Despite my reluctance, I began my traditional holiday reading on Sunday--selections from Watch for the Light: Readings for Advent and Christmas. The voices the editors of this book gather--from Bonhoeffer, Donne, Hopkins, L'Engle, Romero, and many more--have been my guides toward Christmas for years. Last night, the reading was from Henri Nouwen, and his words made me ashamed of my selfish impatience. After observing that waiting is a very unpopular attitude in our culture, Nouwen writes
...waiting is even more difficult because we are so fearful. One of the most pervasive emotions in the atmosphere around us is fear. [...] Fearful people have a hard time waiting, because when we are afraid we want to get away from where we are. [...] It impresses me, therefore, that all the figures who appear on the first pages of Luke's Gospel are wiating. Zechariah and Elizabeth are waiting. Mary is waiting. Simeon and Anna, who were there at the temple when Jesus was brought in, are waiting. The whole opening scene of the good news is filled with waiting people. And right at the beginning all those people in some way or another hear the words, "Do not be afraid. I have something good to say to you." These words set the tone and the context. Now Zechariah and Elizabeth, Mary, Simeon and Anna are waiting for something new and good to happen to them. (27-29)

This time before Christmas, Advent, calls God's people to wait. Simeon and Anna did not look forward to the coming of the Messiah as something they could accomplish, but as something they waited for God to do. Their role was to wait faithfully and watch carefully, doing the work before them.

I am faithless if I let my own impatience and anxiety deprive me of the joy that comes with Christmas. So I am waiting. So my future is uncertain. So I may not have done "enough." The Word of the Lord has come to dwell among us, and that Word says, "Do not be afraid. Good is coming." Maybe in my life that good will take the form of news about a job interview. Maybe not. Regardless, Nouwen and other messengers-of-the-most-High challenge me to wait in hope, and when Christmas comes, I will remember that this hope is about much, much more than my job prospects or a vacation from school. Freedom from selfishness, salvation from fear, the redemption of all creation--these are hopes much better than anything the MLA could offer.

Saturday, November 26, 2011

The Young Adult's Guide to an Awesome Thanksgiving
(compiled from four years of wonderful Waco celebrations)

My nook, Thanksgiving 2006
1. Stay where you are. If home is a place we go for holidays, be intentional about celebrating in the place where you live, work, or study.  Celebrations are one way to consecrate a place as home.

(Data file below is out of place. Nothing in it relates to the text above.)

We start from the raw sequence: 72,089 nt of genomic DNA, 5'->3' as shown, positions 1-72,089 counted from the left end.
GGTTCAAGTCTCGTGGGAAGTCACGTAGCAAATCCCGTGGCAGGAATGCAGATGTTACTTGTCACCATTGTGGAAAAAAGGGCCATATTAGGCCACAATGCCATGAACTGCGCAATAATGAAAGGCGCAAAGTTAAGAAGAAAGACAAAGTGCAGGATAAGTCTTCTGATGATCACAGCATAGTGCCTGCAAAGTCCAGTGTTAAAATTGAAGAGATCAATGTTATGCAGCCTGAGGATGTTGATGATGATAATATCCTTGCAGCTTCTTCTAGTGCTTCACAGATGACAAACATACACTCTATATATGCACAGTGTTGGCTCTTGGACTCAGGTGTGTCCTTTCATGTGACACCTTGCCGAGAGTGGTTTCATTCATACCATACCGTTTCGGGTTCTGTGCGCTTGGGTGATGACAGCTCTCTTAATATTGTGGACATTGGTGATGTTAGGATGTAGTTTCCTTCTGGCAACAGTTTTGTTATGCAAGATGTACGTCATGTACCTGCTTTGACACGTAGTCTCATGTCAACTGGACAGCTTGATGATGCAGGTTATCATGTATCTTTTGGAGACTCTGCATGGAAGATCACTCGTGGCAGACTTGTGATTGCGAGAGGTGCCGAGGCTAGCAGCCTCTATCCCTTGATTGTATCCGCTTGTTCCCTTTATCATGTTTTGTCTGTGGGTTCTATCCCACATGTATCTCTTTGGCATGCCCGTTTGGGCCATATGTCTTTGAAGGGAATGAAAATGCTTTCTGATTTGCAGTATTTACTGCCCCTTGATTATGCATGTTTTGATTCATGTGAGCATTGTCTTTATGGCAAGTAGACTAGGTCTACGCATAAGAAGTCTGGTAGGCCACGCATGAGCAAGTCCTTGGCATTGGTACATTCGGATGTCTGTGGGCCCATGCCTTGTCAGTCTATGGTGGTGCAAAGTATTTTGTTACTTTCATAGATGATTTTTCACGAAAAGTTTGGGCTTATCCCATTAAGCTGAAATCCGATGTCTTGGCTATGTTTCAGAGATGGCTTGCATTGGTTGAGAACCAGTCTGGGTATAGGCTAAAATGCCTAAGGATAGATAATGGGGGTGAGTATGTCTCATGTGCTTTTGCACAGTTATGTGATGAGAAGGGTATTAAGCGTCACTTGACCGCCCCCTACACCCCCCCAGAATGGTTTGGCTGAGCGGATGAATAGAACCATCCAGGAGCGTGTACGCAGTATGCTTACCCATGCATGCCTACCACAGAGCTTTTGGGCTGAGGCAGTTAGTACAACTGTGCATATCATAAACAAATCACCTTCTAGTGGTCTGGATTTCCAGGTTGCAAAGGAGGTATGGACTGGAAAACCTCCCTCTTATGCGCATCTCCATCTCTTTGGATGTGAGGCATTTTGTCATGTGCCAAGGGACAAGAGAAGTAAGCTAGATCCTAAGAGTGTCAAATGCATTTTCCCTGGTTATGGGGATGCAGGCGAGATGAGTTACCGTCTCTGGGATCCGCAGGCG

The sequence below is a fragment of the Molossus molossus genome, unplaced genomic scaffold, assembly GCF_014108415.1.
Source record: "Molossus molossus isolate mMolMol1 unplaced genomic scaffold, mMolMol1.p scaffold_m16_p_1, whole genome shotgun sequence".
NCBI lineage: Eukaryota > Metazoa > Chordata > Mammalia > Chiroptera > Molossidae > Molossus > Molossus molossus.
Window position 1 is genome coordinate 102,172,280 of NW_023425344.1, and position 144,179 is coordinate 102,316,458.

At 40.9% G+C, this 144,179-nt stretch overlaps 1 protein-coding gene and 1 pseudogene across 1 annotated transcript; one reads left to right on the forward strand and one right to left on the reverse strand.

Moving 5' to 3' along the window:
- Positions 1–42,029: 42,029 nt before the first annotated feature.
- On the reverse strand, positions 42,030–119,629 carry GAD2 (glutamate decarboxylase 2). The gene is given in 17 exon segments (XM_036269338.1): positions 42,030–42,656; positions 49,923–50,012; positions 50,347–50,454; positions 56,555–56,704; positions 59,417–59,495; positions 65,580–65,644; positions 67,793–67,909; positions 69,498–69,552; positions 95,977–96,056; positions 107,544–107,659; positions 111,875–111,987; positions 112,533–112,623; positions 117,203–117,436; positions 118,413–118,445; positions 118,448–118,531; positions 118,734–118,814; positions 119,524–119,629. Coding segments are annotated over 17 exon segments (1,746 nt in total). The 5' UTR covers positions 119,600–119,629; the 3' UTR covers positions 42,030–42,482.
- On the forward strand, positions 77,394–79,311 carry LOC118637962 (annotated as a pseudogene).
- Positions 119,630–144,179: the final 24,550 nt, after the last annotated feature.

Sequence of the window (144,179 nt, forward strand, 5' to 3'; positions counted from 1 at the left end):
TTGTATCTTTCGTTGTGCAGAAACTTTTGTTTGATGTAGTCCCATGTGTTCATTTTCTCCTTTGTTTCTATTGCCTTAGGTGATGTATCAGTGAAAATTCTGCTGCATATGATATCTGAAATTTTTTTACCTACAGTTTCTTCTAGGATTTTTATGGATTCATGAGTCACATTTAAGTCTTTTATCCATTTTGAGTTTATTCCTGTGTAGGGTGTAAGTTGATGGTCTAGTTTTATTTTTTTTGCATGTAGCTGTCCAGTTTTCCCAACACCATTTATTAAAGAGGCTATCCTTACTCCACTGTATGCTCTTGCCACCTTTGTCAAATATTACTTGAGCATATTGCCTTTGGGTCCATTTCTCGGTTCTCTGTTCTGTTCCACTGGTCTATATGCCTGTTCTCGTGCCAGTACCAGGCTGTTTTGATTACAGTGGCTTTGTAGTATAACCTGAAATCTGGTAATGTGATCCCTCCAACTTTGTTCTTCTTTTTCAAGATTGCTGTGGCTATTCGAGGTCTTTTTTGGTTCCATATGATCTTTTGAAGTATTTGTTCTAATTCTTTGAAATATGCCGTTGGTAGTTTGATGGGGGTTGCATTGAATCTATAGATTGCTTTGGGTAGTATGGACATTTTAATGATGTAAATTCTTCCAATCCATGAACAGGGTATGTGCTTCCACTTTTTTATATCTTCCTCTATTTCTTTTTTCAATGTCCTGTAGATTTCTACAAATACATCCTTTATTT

2. Be extravagant with your cooking. Buy the best and finest food, and prepare it with care and courage.

3. Invite anyone you can think of who might be alone or lonely. 
Thanksgiving 2011 Photo by Kt

4. Let the kitchen fill up with food and people and merry chaos.
Thanksgiving 2009

5. Serve sweet tea and tamales along with the turkey and dressing.

4. Try to celebrate with an equal number of family members and friends. Introduce your teenage cousins to your grad-school colleagues.  Recognize that the highest bonds of kinship are far above blood, nationality, or common interest.

5. Sing your prayer before eating. "For the Beauty of the Earth" makes a perfect Thanksgiving blessing. Don't be afraid to demand all four verses. 

Thanksgiving 2011 Photo by Kt
6. Go for a long walk after feasting and lingering at the table. Point out beautiful doors and interesting trees in the neighborhood. Say, "Happy Thanksgiving!" to everyone you see.

7. Try all the pies.

 Photo by Stephanie Harris Trevor
8. Give thanks for all the Thanksgivings past. Remember what it was like to sit at the kids' table. Try to name the songs Casey played when he came up from Ft. Hood for Thanksgiving in 2008.  Let Grant and Jenn know how much you appreciated being rescued from a solitary Thanksgiving last year. Laugh at the way Jon never let your wine glass go empty during that first holiday with friends.

Room for more, 2011. Photo by Kt
9. Let yourself be sad for all the miles, years, or hard conversations separating your from people you love. Cry a little if you must, but then imagine that your table is growing longer and longer, and that by the time dessert is served, every seat will be filled with some faraway friend.

10. Write letters to people you are thankful for. Name specific reasons you give thanks to God for them.

Thanksgiving 2008

11. Rest. Don't be ashamed to drift off to sleep as the room fills with low conversations or the buzz of a football game.

12. Don't fret about how or where or with whom you will celebrate next year.  Give thanks for the hope that God will bring you to some glad table, whether as host, guest, daughter, or friend.

Thanksgiving 2008